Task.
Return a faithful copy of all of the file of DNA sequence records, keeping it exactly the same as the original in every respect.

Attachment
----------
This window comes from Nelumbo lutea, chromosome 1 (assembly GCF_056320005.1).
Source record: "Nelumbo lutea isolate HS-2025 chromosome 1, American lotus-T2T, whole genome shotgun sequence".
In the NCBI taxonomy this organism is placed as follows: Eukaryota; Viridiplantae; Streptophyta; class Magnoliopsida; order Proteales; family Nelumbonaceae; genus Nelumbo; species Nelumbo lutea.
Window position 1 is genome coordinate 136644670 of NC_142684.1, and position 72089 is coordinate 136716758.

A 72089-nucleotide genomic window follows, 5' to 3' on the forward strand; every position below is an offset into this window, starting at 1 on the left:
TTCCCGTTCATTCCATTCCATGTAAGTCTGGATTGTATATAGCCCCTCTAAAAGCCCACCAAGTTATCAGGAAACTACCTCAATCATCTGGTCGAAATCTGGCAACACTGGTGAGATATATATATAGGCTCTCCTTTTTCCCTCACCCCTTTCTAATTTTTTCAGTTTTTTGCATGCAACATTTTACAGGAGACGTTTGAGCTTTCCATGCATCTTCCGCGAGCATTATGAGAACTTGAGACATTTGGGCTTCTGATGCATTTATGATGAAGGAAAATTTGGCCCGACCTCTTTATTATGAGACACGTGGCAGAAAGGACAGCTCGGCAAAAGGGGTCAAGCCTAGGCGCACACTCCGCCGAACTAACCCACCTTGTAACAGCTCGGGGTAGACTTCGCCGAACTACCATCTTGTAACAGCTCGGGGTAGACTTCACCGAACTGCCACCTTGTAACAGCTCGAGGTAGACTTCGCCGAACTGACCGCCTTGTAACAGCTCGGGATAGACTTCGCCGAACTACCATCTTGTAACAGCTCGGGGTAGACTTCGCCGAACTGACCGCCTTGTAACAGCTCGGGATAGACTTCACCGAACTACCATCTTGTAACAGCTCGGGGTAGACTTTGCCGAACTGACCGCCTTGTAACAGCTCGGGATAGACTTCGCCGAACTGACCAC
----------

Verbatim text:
This window comes from Nelumbo lutea, chromosome 1 (assembly GCF_056320005.1).
Source record: "Nelumbo lutea isolate HS-2025 chromosome 1, American lotus-T2T, whole genome shotgun sequence".
In the NCBI taxonomy this organism is placed as follows: Eukaryota; Viridiplantae; Streptophyta; class Magnoliopsida; order Proteales; family Nelumbonaceae; genus Nelumbo; species Nelumbo lutea.
Window position 1 is genome coordinate 136644670 of NC_142684.1, and position 72089 is coordinate 136716758.

A 72089-nucleotide genomic window follows, 5' to 3' on the forward strand; every position below is an offset into this window, starting at 1 on the left:
TTCCCGTTCATTCCATTCCATGTAAGTCTGGATTGTATATAGCCCCTCTAAAAGCCCACCAAGTTATCAGGAAACTACCTCAATCATCTGGTCGAAATCTGGCAACACTGGTGAGATATATATATAGGCTCTCCTTTTTCCCTCACCCCTTTCTAATTTTTTCAGTTTTTTGCATGCAACATTTTACAGGAGACGTTTGAGCTTTCCATGCATCTTCCGCGAGCATTATGAGAACTTGAGACATTTGGGCTTCTGATGCATTTATGATGAAGGAAAATTTGGCCCGACCTCTTTATTATGAGACACGTGGCAGAAAGGACAGCTCGGCAAAAGGGGTCAAGCCTAGGCGCACACTCCGCCGAACTAACCCACCTTGTAACAGCTCGGGGTAGACTTCGCCGAACTACCATCTTGTAACAGCTCGGGGTAGACTTCACCGAACTGCCACCTTGTAACAGCTCGAGGTAGACTTCGCCGAACTGACCGCCTTGTAACAGCTCGGGATAGACTTCGCCGAACTACCATCTTGTAACAGCTCGGGGTAGACTTCGCCGAACTGACCGCCTTGTAACAGCTCGGGATAGACTTCACCGAACTACCATCTTGTAACAGCTCGGGGTAGACTTTGCCGAACTGACCGCCTTGTAACAGCTCGGGATAGACTTCGCCGAACTGACCAC